The PH Landlord’s Guide to Managing Rental Property
Cassandre Beccai | The PH Landlord’s Guide to Managing Rental Property | For homeowners with an excess of real estate, renting out your spare property is a great way to earn income. For those still paying the mortgage, getting tenants to pay a monthly rent can ease the financial burden. In order to attract more people to check out your rental property, there are a few things you should know about. Preparing your rental property beforehand and knowing the rules of renting can make you an excellent landlord in no time at all.
Rental Property Basics: What You Need to Know Before Putting Out a “For Rent” Sign
Can you rent out your property if you have an ongoing mortgage? While the answer is a resounding yes, you should also check the fine print of your loan agreement first before putting your rental plan into action. That’s because banks and other lending institutions find it safer to award housing loans to buyers who want a place to live. This type of buyer is more likely to stick with their purchase compared to investors who are more likely to bail out at the sign of economic trouble.
Check Your Own Mortgage Contract (If Ongoing)
In some cases, loan agreements come with a stipulation or two regarding rent. One is that the new homeowner can rent out the property only until a certain period elapsed (usually a year). Or, the loan agreement may require the buyer to state the reason for purchase and inform the bank of any changes. Once the buyer changes plans and rents out the property, the bank might impose penalties.
It also pays to check out the prevailing rental rates in the area. Instead of unilaterally going with your gut feeling and throwing out a number, get a firm grip on your situation. Ideally, you’d like monthly rent checks to cover your monthly mortgages. However, it doesn’t work that way. One way to determine the property rental rates is to calculate 0.8% to 1.1% of your property’s total contract price. While 0.1% is the ideal rate, factors such as location, demand, and amenities can also come into play. Additionally, look around at the neighborhood for the going rates. Ideally, you’d like to check out rental rates for properties similar to what you own. This will give you an idea of the acceptable range in the area.
Research Local Laws on Rental Properties
Finally, you might want to brush up on local laws and guidelines on rental property. The key things to look into closely are rental increase guidelines and tenant rights. There are national laws such as the Rent Control Act of 2009 that specify how much a landlord can increase rental rates. Also known as RA 9653, the law also provides other rules such as maximum deposit rates and tenant’s rights against sudden or forcible eviction. In addition, other local laws may also apply that landlords should be well aware of. This may include specific responsibilities of the landlord with regard to maintenance and upkeep of the property. This includes fixing broken windows, replacing bulbs, freshening walls with paint, and inspecting the water pipes.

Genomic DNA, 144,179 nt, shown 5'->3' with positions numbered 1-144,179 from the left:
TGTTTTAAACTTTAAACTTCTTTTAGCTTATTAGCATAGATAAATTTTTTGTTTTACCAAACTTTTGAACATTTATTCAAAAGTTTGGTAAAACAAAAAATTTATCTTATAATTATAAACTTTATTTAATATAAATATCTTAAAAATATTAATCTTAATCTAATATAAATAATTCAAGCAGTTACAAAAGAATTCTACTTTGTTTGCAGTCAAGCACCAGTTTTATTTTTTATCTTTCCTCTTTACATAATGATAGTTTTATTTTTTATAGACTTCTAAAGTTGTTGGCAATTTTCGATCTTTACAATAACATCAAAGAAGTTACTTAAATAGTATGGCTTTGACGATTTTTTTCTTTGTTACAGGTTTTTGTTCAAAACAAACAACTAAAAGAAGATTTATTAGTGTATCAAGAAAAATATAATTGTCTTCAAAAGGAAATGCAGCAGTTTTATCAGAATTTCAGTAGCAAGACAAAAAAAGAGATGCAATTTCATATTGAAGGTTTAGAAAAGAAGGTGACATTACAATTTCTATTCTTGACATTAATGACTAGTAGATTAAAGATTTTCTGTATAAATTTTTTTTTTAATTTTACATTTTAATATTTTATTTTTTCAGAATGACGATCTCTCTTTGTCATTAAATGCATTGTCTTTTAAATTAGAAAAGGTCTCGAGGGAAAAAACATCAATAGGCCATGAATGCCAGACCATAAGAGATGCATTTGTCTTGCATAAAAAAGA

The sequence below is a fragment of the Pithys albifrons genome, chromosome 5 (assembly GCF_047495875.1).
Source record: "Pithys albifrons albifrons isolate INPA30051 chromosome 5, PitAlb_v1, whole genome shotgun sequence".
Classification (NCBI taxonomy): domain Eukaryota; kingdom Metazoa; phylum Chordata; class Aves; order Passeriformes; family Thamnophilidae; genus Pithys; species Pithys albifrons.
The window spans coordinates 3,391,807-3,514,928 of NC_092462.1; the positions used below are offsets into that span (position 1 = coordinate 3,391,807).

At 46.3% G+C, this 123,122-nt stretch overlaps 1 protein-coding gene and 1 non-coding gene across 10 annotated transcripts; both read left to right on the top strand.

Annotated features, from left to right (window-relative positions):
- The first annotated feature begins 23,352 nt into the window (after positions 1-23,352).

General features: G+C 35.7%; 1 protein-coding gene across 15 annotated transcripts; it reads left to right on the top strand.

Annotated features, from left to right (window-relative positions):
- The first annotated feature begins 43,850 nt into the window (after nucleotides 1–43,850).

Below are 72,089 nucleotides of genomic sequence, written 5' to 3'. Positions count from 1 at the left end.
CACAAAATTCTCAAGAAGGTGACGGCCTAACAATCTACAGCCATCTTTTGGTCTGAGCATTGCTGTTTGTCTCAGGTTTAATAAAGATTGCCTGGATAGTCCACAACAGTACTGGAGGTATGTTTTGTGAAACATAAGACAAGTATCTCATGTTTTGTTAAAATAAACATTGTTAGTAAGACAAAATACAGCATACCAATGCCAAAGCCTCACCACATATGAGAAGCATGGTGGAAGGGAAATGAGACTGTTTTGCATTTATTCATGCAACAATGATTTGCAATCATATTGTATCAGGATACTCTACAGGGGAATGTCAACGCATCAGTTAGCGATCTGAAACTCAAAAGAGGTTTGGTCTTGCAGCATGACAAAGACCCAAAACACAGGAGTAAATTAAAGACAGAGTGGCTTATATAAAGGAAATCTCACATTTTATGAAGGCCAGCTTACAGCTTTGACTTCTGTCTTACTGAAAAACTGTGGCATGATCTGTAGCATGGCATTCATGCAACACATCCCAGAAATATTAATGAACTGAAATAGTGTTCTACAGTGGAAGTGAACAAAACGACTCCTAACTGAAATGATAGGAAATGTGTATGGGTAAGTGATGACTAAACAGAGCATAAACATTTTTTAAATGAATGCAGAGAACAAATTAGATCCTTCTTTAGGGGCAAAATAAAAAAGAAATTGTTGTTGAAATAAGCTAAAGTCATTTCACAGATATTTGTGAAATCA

Getting Your Rental Property Ready
Checking up on your rental property before making it available to the public is also a good idea. It’s not just a bit embarrassing to have potential tenants point out leaks, dents, or any other problems during an inspection. It also removes any opportunities for tenants to lowball offers due to alleged poor maintenance. Putting some effort to fix up the property and making some general cleaning and maintenance work can also make the rental property more attractive.
Ideally, you should also make an item inventory and status check for the entire rental property. List down all the equipment and note the dates of your last maintenance tasks. For example, note the replacement dates of all light bulbs (ideally, you installed new ones prior to the tenant moving in) or put in a new filter in your water system. You can also note the current electricity meter consumption as well as the last water meter reading. Providing this list to your tenant prior to moving can avoid a lot of potential disputes in the future.
Lawyer Up and Visit the Bank
Finally, have your contract looked over by a lawyer in order to check if all provisions are above board. In case some disputes arise in the future, this simple checkup ensures that your agreement is ironclad and legal.
At the same time, prepare your finances as a landlord. How do you plan to collect rent every month? Whether you’re okay with online transfers or a monthly check, you’ll need to open a bank account to prepare for those incoming payments. Once you managed to get a deal with a tenant, share the information as soon as possible. Many banks waive transfer fees or relax deposit rules if your tenant enrolls your accounts.
Let Ohmyhome Help Get Tenants For Your Rental Properties
Finally, you’re ready to let the world look into your rental property. You can choose to list your property on a number of social sites or in local community directories. Or, you can make it simpler by enrolling your units in tech property platforms such as Ohmyhome. Ohmyhome is a tech property platform that aims to help Filipinos get the property of their dreams, whether it’s for purchase or for lease. With their extensive network throughout the country, Ohmyome can find you a tenant in no time at all. Looking for tenants for your rental properties? Let Ohmyhome Philippines help you market your units. You’ll also get free expert advice on renting out and managing your property. For more news and information, download the Ohmyhome iOS or Android app. Or, follow our Facebook, Instagram, or YouTube social accounts to receive daily updates.